Consider these key elements before international expansion
By: Stephanie Ramirez
Going global isn’t easy. It’s complicated, and it comes with hurdles, especially as businesses are also navigating the normal growing pains of scaling up. Additionally, every country has its own local laws, cultural norms, forms of currency and payment, unique business practices and language differences.
According to the World Federation of Direct Selling Associations (WFDSA), the global retail sales from direct selling have increased from about $184 billion to approximately $192 billion in 2018. The results from the global survey for 2019 have not yet been released. Health and wellness products continue to make up the largest product category, coming in at 33 percent of total channel sales.
Canada-based direct selling attorney Robert Kreklewetz, a partner with Miller Kreklewetz LLP, says Canada is often the first point of international expansion for most U.S. businesses. Though not the largest direct selling market by any means, adds Kreklewetz, expanding into Canada offers some advantages.
“In terms of everything you need to know and the trials and tribulations of going international, Canada’s the easiest place to start,” he says. “There are many commonalities between the U.S. and Canada such as the language we speak and how both countries are regulated.”
Kreklewetz explains that Canada has its own version of many U.S. regulatory agencies, from the Food and Drug Administration (Health Canada) and the IRS (Canada Revenue Agency) to Customs and Border Control (Canada Border Services Agency).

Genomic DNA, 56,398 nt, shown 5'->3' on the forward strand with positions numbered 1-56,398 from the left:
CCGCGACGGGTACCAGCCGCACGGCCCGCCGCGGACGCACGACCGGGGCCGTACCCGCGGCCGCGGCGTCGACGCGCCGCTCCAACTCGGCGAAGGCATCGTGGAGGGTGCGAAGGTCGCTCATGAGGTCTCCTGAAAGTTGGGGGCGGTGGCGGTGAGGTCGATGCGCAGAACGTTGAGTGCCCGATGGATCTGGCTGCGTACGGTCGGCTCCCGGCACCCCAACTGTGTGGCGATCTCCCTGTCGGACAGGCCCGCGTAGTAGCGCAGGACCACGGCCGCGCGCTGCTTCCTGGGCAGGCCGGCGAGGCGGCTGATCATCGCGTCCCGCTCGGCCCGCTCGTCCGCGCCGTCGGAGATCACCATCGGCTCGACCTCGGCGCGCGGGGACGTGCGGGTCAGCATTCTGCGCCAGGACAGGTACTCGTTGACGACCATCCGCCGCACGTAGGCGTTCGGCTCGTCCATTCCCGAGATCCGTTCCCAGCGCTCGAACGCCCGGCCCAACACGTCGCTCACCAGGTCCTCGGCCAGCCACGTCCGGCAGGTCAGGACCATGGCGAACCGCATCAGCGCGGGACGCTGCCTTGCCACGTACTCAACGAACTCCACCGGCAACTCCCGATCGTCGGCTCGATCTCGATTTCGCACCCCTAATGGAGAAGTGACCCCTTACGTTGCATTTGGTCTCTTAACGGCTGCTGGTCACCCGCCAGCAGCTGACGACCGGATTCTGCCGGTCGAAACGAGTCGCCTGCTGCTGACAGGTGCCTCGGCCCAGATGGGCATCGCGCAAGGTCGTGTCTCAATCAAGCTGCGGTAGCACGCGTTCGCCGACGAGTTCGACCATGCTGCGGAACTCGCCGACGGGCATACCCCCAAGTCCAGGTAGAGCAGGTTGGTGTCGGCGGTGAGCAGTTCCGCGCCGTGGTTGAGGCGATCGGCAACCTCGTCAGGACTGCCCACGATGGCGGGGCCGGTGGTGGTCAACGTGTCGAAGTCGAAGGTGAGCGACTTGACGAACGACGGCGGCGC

“Canada has a very similar regulatory framework as the U.S. so everything that a U.S. company would expect in terms of legal issues in the U.S.,” says Kreklewetz, “will be the same legal issues in Canada. It’s a very similar governmental authority with a different name.”
Preparing for Expansion
Kreklewetz recommends companies consider three major areas when exploring international expansion, particularly in Canada. He advises clients to group their business aspects into categories or “buckets” so as not to be too overwhelmed or lose sight of what’s most important.
What is a company trying to sell? How do we get it into the new country, and what are the logistics of importation? If it’s a consumable, are there things in the product that may or may not be compliant in accordance with a new country’s health and safety guidelines? Is the packaging and labeling compliant?
“All of these things need to be considered before even starting the process,” adds Kreklewetz. “There’s no point in having the conversation about expansion if they are going to be prohibited from actually selling their products in Canada.”